Perhaps the best way for us to avoid reducing other saints to the underclass known as “them” is to train ourselves to speak of Him. Whenever a church ceases to speak of “they” and “them” and begins to speak of “He” and “Him,” it is well on the way to being an apostolic church—a God-honouring congregation. I suggest that the world desperately longs to see at least one church which has adopted the language of Zion and seeks to unite the people of God. Rather than exalting our differences, we who name the Name of Christ are obligated to exalt Him. Rather than focusing on how we differ, we must train ourselves to focus on what God has done in our lives to make us like Himself.
The early church was being segregated into Hellenists and Hebrews. They were not putting into practise the will of the Father. Paul would later address this particular issue when he wrote. “You … are not in the flesh but in the Spirit, if in fact the Spirit of God dwells in you. Anyone who does not have the Spirit of Christ does not belong to him. But if Christ is in you, although the body is dead because of sin, the Spirit is life because of righteousness. If the Spirit of him who raised Jesus from the dead dwells in you, he who raised Christ Jesus from the dead will also give life to your mortal bodies through his Spirit who dwells in you” [ROMANS 8:9-11].
There was no welfare system in that day. Many people lived in poverty, especially the aged. Widows and orphans, in particular, were vulnerable. Many Jews immigrated to Jerusalem to spend their final years in the holy city and to die there. There is some evidence that widows even travelled there from locations in the Diaspora.  To meet the burden of providing for these needy individuals, leaders in Jerusalem created an organised system of relief for the destitute. The daily distribution (known as tamḥûy) consisted of food (bread, beans and fruit). The weekly distribution (quppāh) consisted of food and clothing. The daily distribution was universal, being distributed to both non-residents and transients; it was delivered house-to-house wherever needy individuals were known to reside. The weekly distribution was reserved for resident members.  It is apparent that the Apostles had adapted this system to care for the needy within the assembly. Christians who were in need received daily distribution of food.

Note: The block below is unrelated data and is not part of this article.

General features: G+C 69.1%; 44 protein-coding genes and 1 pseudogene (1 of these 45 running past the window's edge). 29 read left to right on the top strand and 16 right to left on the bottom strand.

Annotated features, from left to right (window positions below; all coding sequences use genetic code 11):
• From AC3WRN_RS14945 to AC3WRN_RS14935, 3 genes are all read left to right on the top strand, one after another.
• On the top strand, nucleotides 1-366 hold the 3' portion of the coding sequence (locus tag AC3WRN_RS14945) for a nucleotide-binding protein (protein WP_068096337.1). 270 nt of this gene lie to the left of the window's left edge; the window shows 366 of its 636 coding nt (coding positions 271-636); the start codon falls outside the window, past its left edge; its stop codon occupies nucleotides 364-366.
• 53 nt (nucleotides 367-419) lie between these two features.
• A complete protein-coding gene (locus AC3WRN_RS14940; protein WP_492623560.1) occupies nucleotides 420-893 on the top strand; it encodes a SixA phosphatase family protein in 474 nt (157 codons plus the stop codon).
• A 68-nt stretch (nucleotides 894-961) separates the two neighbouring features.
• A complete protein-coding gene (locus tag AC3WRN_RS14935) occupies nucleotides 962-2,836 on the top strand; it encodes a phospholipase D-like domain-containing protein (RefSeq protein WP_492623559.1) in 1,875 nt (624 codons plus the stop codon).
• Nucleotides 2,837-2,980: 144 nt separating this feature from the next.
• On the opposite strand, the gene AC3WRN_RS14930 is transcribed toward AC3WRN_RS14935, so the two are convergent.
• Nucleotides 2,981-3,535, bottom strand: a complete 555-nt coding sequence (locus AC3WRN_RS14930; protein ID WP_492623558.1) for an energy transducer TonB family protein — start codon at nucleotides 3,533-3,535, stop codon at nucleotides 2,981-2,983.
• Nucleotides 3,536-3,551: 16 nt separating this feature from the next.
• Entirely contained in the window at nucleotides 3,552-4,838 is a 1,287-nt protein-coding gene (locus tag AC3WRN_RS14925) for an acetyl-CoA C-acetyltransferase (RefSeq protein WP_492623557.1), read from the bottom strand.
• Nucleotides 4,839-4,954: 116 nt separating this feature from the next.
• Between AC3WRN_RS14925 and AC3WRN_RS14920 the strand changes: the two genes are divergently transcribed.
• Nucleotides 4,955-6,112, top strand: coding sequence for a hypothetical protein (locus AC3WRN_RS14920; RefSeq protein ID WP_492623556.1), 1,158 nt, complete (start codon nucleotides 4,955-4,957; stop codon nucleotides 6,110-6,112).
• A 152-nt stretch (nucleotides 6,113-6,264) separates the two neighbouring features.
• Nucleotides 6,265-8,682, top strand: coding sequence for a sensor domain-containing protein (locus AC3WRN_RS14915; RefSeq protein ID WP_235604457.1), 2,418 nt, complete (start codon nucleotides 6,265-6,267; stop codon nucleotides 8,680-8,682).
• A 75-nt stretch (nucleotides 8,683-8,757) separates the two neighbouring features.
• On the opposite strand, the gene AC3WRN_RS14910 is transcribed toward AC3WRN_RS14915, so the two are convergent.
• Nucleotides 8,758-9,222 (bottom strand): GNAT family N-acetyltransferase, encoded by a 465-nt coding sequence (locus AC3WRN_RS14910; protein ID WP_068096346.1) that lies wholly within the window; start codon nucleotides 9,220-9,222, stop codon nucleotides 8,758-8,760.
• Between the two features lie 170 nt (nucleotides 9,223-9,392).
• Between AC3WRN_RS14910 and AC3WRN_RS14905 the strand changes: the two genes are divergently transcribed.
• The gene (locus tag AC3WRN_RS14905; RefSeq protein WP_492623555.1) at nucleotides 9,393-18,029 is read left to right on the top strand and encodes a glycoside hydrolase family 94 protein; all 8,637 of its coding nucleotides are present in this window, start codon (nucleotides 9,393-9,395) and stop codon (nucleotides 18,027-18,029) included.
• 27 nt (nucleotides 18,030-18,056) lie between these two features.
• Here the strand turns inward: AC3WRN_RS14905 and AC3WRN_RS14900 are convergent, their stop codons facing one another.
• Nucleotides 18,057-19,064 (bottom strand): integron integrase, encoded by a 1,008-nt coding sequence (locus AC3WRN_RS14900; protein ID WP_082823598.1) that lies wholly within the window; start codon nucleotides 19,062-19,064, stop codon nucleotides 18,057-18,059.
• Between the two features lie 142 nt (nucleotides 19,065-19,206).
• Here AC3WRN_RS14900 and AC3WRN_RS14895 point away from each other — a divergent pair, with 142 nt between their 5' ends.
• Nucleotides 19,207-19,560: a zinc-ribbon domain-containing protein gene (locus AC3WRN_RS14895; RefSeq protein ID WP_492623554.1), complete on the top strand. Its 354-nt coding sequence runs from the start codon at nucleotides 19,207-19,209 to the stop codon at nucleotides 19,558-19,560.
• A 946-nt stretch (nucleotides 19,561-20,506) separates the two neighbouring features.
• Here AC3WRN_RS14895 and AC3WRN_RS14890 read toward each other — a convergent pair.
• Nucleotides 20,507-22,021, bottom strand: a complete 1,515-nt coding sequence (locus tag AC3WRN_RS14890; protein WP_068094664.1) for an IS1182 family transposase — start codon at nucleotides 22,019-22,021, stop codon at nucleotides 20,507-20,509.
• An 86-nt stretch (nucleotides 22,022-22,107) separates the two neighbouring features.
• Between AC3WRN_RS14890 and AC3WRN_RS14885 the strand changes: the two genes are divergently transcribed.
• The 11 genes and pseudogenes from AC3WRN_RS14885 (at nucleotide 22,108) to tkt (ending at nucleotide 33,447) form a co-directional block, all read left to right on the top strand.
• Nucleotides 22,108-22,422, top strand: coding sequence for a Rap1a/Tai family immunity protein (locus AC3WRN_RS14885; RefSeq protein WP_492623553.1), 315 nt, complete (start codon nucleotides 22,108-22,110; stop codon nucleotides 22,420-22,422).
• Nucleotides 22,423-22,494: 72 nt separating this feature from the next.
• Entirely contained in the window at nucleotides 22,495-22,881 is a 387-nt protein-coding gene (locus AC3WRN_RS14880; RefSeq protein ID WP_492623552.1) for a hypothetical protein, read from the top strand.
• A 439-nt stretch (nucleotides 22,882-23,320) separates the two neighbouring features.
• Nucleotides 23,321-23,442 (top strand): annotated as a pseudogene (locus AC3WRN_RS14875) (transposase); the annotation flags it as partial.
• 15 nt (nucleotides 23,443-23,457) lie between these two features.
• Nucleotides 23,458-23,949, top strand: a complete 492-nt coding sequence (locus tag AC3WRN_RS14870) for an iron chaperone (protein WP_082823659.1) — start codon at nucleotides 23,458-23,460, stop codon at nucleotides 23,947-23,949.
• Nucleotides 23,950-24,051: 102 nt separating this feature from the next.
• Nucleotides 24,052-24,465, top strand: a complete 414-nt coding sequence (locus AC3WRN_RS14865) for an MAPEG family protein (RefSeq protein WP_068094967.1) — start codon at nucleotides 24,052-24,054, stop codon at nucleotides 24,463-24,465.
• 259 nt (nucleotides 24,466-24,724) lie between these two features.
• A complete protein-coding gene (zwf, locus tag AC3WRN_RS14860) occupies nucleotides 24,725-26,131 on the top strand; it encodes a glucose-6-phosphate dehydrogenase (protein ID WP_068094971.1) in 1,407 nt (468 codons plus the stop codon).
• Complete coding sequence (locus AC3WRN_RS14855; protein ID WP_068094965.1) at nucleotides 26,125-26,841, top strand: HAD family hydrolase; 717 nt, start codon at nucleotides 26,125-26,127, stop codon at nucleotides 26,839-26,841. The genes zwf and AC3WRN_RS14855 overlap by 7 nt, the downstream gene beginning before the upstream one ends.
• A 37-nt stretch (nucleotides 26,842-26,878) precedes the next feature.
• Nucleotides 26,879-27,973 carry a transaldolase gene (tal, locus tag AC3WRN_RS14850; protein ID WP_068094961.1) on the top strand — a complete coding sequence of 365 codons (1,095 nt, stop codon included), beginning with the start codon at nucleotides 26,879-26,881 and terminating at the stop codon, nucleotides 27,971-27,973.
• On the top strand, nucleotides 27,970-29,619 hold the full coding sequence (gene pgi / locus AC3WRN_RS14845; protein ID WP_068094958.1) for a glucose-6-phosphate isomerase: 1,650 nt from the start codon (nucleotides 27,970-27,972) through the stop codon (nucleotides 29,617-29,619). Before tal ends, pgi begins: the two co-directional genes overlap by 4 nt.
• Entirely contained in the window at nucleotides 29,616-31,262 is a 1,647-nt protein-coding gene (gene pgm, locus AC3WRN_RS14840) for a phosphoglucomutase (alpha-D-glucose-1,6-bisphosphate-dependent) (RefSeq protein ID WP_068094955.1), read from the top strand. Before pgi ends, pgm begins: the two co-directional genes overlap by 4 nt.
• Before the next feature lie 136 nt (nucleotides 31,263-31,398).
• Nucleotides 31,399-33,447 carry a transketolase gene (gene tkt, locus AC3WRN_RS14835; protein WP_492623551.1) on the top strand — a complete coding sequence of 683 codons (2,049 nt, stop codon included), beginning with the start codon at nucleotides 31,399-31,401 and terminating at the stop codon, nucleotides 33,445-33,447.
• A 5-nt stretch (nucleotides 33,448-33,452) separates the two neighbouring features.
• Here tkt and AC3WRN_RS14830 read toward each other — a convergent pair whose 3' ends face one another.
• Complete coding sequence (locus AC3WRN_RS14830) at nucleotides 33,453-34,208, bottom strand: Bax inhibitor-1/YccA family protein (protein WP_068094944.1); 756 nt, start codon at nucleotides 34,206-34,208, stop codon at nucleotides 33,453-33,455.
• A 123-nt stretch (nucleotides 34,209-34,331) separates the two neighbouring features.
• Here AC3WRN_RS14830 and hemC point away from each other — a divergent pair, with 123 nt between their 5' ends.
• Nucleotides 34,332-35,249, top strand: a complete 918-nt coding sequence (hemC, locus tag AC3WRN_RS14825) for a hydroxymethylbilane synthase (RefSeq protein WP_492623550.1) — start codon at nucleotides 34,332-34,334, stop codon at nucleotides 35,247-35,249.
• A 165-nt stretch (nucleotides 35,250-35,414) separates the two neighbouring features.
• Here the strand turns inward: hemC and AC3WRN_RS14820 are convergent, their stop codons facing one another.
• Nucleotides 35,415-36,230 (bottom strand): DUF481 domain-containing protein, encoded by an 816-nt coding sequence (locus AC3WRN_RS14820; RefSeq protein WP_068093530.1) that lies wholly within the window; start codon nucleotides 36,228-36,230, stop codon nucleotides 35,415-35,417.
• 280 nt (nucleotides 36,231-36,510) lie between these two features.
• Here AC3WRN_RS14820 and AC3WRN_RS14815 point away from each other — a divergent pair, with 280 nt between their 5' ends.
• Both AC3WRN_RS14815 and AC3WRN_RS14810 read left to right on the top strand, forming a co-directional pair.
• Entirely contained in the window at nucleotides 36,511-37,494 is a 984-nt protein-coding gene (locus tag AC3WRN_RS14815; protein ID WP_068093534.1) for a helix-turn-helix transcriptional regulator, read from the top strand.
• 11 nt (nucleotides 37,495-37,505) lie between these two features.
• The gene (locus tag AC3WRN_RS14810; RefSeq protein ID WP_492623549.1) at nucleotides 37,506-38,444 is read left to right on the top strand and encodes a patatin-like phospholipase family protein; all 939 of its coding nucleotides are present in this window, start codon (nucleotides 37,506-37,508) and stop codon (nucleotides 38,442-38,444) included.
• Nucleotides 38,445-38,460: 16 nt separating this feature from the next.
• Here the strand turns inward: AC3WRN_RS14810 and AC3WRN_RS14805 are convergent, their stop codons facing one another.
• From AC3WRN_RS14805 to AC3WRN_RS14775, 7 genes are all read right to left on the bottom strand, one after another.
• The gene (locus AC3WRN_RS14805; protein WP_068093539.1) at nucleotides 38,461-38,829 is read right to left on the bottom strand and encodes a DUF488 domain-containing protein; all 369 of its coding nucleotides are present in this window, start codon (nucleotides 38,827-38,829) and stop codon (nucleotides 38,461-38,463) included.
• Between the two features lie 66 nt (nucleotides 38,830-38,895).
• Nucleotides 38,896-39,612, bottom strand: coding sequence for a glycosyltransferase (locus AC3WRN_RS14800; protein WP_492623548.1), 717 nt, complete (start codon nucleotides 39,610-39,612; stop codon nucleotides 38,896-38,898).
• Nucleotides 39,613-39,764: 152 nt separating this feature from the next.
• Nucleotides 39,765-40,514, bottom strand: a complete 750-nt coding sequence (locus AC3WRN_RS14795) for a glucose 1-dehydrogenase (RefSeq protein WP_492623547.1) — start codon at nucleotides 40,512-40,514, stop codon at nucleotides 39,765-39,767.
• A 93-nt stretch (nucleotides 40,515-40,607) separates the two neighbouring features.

We have no way to know if the complaint from the Hellenists was justified or not. Whether the complaint was merited or whether it was unmerited, Hellenistic believers believed that their widows were neglected—they weren’t getting their fair share! This sense of exclusion fostered resentment; and the resentment led to grumbling. The discontent was growing, becoming so pronounced that the unity of the Body was threatened. Something would need to be done, and quickly. Whatever would be done, it would have to satisfy the sense of disenfranchisement felt by the Hellenists without alienating the Hebraists.
THE CONSULTATION — “The twelve summoned the full number of the disciples and said, ‘It is not right that we should give up preaching the word of God to serve tables. Therefore, brothers, pick out from among you seven men of good repute, full of the Spirit and of wisdom, whom we will appoint to this duty. But we will devote ourselves to prayer and to the ministry of the word.’” When the Apostles became aware of the discontent, they called a general meeting of the congregation, referring the matter to the assembly as a whole with appropriate guidelines.